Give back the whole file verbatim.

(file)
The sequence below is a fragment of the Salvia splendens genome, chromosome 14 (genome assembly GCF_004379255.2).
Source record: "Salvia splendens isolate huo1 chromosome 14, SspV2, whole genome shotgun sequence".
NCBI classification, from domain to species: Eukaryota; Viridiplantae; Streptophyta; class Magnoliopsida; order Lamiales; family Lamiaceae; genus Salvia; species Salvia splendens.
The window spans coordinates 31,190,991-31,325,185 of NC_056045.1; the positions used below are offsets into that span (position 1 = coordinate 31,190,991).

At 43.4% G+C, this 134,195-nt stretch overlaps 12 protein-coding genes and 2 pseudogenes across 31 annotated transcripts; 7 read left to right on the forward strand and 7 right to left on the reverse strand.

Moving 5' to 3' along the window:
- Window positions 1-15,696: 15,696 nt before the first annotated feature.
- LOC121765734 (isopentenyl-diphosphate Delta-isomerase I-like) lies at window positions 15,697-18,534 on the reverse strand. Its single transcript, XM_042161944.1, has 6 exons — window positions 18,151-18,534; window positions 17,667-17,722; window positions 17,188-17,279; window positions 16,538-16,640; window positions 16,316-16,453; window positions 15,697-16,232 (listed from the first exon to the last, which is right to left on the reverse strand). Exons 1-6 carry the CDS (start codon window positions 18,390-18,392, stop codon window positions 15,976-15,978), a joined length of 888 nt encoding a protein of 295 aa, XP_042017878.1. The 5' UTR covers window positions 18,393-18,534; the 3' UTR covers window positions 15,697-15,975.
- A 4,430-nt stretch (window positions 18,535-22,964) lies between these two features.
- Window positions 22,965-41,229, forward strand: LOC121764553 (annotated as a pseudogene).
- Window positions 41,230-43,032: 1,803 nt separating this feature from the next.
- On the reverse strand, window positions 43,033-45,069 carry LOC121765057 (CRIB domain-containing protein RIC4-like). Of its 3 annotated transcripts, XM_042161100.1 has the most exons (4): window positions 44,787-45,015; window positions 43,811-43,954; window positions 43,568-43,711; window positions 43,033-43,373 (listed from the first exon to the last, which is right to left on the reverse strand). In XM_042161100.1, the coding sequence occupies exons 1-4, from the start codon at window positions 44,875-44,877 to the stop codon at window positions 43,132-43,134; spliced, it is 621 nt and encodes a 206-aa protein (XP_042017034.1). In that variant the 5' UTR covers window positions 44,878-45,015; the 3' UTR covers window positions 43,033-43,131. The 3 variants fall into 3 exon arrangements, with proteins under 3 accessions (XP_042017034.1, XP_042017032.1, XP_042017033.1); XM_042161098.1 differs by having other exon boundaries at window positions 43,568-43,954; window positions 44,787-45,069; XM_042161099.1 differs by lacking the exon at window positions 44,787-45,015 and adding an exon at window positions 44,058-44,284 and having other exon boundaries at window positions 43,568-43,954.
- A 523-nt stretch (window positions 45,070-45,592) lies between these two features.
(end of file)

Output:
The sequence below is a fragment of the Salvia splendens genome, chromosome 14 (genome assembly GCF_004379255.2).
Source record: "Salvia splendens isolate huo1 chromosome 14, SspV2, whole genome shotgun sequence".
NCBI classification, from domain to species: Eukaryota; Viridiplantae; Streptophyta; class Magnoliopsida; order Lamiales; family Lamiaceae; genus Salvia; species Salvia splendens.
The window spans coordinates 31,190,991-31,325,185 of NC_056045.1; the positions used below are offsets into that span (position 1 = coordinate 31,190,991).

At 43.4% G+C, this 134,195-nt stretch overlaps 12 protein-coding genes and 2 pseudogenes across 31 annotated transcripts; 7 read left to right on the forward strand and 7 right to left on the reverse strand.

Moving 5' to 3' along the window:
- Window positions 1-15,696: 15,696 nt before the first annotated feature.
- LOC121765734 (isopentenyl-diphosphate Delta-isomerase I-like) lies at window positions 15,697-18,534 on the reverse strand. Its single transcript, XM_042161944.1, has 6 exons — window positions 18,151-18,534; window positions 17,667-17,722; window positions 17,188-17,279; window positions 16,538-16,640; window positions 16,316-16,453; window positions 15,697-16,232 (listed from the first exon to the last, which is right to left on the reverse strand). Exons 1-6 carry the CDS (start codon window positions 18,390-18,392, stop codon window positions 15,976-15,978), a joined length of 888 nt encoding a protein of 295 aa, XP_042017878.1. The 5' UTR covers window positions 18,393-18,534; the 3' UTR covers window positions 15,697-15,975.
- A 4,430-nt stretch (window positions 18,535-22,964) lies between these two features.
- Window positions 22,965-41,229, forward strand: LOC121764553 (annotated as a pseudogene).
- Window positions 41,230-43,032: 1,803 nt separating this feature from the next.
- On the reverse strand, window positions 43,033-45,069 carry LOC121765057 (CRIB domain-containing protein RIC4-like). Of its 3 annotated transcripts, XM_042161100.1 has the most exons (4): window positions 44,787-45,015; window positions 43,811-43,954; window positions 43,568-43,711; window positions 43,033-43,373 (listed from the first exon to the last, which is right to left on the reverse strand). In XM_042161100.1, the coding sequence occupies exons 1-4, from the start codon at window positions 44,875-44,877 to the stop codon at window positions 43,132-43,134; spliced, it is 621 nt and encodes a 206-aa protein (XP_042017034.1). In that variant the 5' UTR covers window positions 44,878-45,015; the 3' UTR covers window positions 43,033-43,131. The 3 variants fall into 3 exon arrangements, with proteins under 3 accessions (XP_042017034.1, XP_042017032.1, XP_042017033.1); XM_042161098.1 differs by having other exon boundaries at window positions 43,568-43,954; window positions 44,787-45,069; XM_042161099.1 differs by lacking the exon at window positions 44,787-45,015 and adding an exon at window positions 44,058-44,284 and having other exon boundaries at window positions 43,568-43,954.
- A 523-nt stretch (window positions 45,070-45,592) lies between these two features.